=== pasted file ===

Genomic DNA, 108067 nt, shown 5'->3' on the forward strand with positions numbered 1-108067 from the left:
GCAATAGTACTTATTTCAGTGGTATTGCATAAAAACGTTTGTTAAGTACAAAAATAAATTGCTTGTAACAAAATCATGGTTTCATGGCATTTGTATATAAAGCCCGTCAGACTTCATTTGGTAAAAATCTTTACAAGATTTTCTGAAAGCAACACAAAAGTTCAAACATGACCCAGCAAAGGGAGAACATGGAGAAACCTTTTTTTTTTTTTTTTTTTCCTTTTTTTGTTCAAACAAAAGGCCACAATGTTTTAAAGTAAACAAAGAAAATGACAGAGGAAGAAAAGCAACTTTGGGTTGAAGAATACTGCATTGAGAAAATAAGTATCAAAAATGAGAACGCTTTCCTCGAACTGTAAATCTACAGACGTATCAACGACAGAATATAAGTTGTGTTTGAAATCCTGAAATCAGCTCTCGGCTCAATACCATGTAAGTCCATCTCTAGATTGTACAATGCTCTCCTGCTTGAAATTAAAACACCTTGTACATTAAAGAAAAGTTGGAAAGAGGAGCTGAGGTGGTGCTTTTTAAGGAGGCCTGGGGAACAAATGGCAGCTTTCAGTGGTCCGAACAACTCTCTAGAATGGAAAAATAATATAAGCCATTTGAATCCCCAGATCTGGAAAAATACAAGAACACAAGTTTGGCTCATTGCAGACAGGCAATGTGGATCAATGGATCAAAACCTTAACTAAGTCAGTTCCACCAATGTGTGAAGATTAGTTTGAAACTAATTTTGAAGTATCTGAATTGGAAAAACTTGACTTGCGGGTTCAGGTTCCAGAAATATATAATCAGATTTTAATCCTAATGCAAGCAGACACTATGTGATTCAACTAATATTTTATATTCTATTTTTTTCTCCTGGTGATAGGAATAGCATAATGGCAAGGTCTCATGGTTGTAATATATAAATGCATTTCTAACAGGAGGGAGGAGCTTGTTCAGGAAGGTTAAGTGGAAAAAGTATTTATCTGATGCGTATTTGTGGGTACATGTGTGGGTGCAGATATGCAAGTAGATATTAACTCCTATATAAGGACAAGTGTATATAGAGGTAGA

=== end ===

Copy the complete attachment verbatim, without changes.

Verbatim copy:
Genomic DNA, 108067 nt, shown 5'->3' on the forward strand with positions numbered 1-108067 from the left:
GCAATAGTACTTATTTCAGTGGTATTGCATAAAAACGTTTGTTAAGTACAAAAATAAATTGCTTGTAACAAAATCATGGTTTCATGGCATTTGTATATAAAGCCCGTCAGACTTCATTTGGTAAAAATCTTTACAAGATTTTCTGAAAGCAACACAAAAGTTCAAACATGACCCAGCAAAGGGAGAACATGGAGAAACCTTTTTTTTTTTTTTTTTTTCCTTTTTTTGTTCAAACAAAAGGCCACAATGTTTTAAAGTAAACAAAGAAAATGACAGAGGAAGAAAAGCAACTTTGGGTTGAAGAATACTGCATTGAGAAAATAAGTATCAAAAATGAGAACGCTTTCCTCGAACTGTAAATCTACAGACGTATCAACGACAGAATATAAGTTGTGTTTGAAATCCTGAAATCAGCTCTCGGCTCAATACCATGTAAGTCCATCTCTAGATTGTACAATGCTCTCCTGCTTGAAATTAAAACACCTTGTACATTAAAGAAAAGTTGGAAAGAGGAGCTGAGGTGGTGCTTTTTAAGGAGGCCTGGGGAACAAATGGCAGCTTTCAGTGGTCCGAACAACTCTCTAGAATGGAAAAATAATATAAGCCATTTGAATCCCCAGATCTGGAAAAATACAAGAACACAAGTTTGGCTCATTGCAGACAGGCAATGTGGATCAATGGATCAAAACCTTAACTAAGTCAGTTCCACCAATGTGTGAAGATTAGTTTGAAACTAATTTTGAAGTATCTGAATTGGAAAAACTTGACTTGCGGGTTCAGGTTCCAGAAATATATAATCAGATTTTAATCCTAATGCAAGCAGACACTATGTGATTCAACTAATATTTTATATTCTATTTTTTTCTCCTGGTGATAGGAATAGCATAATGGCAAGGTCTCATGGTTGTAATATATAAATGCATTTCTAACAGGAGGGAGGAGCTTGTTCAGGAAGGTTAAGTGGAAAAAGTATTTATCTGATGCGTATTTGTGGGTACATGTGTGGGTGCAGATATGCAAGTAGATATTAACTCCTATATAAGGACAAGTGTATATAGAGGTAGA